Earlier this month, GM's U.S. hourly workers agreed to pay more for their health care benefits, a concession UAW leaders said was necessary because of GM's financial status. But the union responded angrily to GM's latest announcement, saying the company needs to design attractive and exciting vehicles instead of trying to shrink its way to prosperity.

"Workers have no control over GM's capital investment, product development, design, marketing and advertising decisions. But, unfortunately, it is workers, their families and our communities that are being forced to suffer because of the failures of others," UAW President Ron Gettelfinger and Vice President Richard Shoemaker said in a joint statement.

The plan will cut the number of vehicles GM is able to build in North America by about 1 million a year by the end of 2008. GM will be able to build about 4.2 million vehicles a year in North America, down 30 percent from 2002. Wagoner said GM's plants are increasingly flexible and will be able to add capacity to meet market demands.

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The decrease could help Toyota Motor Corp. surpass GM in worldwide production, although it's unclear if that could happen, because GM is growing rapidly in Asia, said Greg Gardner of Harbour Consulting, a manufacturing consulting firm. Toyota expects to products 8.1 million vehicles this year, while GM expects to produce 9 million, he said.

Wagoner said the plan would get GM's North American plants running at 100 percent of their capacity rather than 85 percent, as they do now. In 2004, Toyota had the most productive plants in North America, with six plants that ran at 107 percent of their capacity, according to the Harbour Report, which measures manufacturing productivity.

The plants that are closing make a variety of vehicles. GM didn't target plants where it makes full-size trucks and SUVs, products it's counting on for a comeback. Instead, it's significantly reducing its capacity to produce minivans like the Buick Terraza, mid-size SUVs like the GMC Envoy and mid-size sedans like the Buick LaCrosse. It's also ending production at the Lansing plant that produces the slow-selling Chevrolet SSR, a small pickup.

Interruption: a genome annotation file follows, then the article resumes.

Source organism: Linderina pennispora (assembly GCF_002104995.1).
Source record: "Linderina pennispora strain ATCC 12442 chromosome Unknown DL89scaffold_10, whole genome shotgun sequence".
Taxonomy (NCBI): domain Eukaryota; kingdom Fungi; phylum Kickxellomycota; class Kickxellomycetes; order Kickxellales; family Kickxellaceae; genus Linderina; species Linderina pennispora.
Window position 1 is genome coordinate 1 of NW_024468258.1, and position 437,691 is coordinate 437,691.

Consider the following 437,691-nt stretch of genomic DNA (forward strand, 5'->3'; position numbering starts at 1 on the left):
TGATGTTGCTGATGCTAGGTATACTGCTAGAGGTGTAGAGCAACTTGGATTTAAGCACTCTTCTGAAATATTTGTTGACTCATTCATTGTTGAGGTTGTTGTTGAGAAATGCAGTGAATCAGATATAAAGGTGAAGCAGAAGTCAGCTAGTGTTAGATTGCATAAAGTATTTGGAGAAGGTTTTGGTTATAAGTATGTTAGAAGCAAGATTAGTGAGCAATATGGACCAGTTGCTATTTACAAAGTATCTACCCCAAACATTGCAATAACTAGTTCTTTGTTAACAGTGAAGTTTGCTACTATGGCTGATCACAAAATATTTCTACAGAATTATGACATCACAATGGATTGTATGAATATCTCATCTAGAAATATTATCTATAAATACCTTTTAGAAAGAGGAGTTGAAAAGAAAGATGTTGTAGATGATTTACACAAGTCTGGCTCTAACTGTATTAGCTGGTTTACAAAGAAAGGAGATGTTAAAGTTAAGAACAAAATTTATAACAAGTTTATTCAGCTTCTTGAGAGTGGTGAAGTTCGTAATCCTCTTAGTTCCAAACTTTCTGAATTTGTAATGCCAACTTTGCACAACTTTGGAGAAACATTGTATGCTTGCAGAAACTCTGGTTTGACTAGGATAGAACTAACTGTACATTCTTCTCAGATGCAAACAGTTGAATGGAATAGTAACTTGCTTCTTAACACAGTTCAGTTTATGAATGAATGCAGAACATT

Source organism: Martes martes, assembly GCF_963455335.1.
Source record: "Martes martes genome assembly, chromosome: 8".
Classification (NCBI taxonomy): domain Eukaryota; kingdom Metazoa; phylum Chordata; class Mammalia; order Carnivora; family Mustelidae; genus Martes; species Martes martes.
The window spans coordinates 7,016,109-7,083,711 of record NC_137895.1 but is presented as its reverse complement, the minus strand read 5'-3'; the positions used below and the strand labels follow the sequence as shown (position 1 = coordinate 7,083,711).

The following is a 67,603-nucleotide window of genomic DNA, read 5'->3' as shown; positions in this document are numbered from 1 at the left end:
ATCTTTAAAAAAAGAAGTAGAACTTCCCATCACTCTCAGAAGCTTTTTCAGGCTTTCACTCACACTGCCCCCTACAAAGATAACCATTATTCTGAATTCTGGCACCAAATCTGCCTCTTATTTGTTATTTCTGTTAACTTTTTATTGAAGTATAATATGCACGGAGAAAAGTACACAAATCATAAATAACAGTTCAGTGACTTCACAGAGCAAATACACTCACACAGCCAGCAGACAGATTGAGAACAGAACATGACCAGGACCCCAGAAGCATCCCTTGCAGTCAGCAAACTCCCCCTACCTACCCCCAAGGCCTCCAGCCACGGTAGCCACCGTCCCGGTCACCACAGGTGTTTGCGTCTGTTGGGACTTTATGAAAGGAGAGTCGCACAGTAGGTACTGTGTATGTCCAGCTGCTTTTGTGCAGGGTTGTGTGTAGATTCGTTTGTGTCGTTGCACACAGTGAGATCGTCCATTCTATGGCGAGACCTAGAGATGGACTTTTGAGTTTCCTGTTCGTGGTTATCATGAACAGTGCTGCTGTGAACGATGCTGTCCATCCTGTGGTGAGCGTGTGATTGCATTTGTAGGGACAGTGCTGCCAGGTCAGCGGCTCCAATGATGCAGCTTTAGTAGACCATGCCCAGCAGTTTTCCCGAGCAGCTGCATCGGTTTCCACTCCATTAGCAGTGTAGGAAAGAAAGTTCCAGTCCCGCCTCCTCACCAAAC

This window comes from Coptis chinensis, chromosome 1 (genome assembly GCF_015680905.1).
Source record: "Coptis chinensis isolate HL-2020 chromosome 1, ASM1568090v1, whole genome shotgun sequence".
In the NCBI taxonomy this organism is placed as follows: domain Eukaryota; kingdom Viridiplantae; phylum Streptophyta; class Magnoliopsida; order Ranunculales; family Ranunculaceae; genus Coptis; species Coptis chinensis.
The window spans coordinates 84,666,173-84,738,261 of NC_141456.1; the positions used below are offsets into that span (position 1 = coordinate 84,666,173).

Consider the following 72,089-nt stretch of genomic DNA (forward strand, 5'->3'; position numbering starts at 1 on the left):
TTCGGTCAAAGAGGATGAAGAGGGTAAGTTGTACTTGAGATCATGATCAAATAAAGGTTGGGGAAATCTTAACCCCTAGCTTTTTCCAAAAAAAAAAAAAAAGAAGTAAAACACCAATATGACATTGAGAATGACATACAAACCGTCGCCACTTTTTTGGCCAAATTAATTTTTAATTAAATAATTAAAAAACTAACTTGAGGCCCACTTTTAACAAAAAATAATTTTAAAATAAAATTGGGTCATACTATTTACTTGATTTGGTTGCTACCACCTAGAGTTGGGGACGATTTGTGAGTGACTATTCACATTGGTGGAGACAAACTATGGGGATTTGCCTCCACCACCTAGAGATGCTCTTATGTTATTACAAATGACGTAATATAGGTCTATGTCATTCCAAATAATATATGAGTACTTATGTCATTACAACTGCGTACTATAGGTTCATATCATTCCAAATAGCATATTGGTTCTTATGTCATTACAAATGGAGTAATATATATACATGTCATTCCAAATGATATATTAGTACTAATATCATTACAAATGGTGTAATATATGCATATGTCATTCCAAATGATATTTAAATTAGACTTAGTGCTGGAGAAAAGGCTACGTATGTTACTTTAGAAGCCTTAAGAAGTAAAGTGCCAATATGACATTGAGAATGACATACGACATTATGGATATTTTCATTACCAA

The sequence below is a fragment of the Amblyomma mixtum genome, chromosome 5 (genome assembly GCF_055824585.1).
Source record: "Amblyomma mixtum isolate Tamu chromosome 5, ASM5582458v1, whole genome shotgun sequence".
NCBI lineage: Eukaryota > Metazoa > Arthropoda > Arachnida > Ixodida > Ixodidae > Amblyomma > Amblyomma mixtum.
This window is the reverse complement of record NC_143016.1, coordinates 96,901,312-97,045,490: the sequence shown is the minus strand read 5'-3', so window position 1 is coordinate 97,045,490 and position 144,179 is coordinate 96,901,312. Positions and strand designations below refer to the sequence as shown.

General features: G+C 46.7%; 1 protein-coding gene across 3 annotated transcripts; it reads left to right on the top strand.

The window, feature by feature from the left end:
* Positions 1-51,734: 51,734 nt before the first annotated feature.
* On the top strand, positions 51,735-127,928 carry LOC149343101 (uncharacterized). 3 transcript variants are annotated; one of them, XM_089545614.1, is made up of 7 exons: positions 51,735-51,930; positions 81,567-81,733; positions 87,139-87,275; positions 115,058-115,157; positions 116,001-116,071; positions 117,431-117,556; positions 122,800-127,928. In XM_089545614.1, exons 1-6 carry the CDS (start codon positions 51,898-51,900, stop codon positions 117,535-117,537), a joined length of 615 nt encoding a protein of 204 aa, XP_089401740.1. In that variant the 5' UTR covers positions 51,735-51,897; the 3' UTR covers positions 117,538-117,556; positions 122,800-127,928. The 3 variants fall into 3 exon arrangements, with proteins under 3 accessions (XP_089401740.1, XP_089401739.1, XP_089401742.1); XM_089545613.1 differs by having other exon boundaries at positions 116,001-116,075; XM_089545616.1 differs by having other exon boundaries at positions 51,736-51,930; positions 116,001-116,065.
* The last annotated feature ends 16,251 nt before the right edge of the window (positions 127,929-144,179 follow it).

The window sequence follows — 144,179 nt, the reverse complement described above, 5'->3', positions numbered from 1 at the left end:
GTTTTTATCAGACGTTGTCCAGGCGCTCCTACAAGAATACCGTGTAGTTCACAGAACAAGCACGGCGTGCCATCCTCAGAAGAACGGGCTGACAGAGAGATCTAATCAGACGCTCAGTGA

Wagoner said GM has no plans to kill off any of its eight brands. He added that plants were chosen for closure based on overcapacity of their products in the market, the life span of various products and the state of the facilities.

"Frankly, we've done it in the fairest and most cost-effective way we could do it," Wagoner said.

GM said assembly plants will close in Oklahoma City, Lansing, Mich., Doraville, Ga., and Ontario, Canada. One production line will close and one will remain open in Spring Hill, Tenn. The company is removing shifts at plants in Moraine, Ohio, and Ontario.

An engine facility in Flint, Mich., will close, along with a separate powertrain facility in Ontario and metal centers in Lansing and Pittsburgh.

Wagoner said GM also will close three service and parts operations facilities. They are in Ypsilanti, Mich., and Portland, Ore. One other site will to be announced later.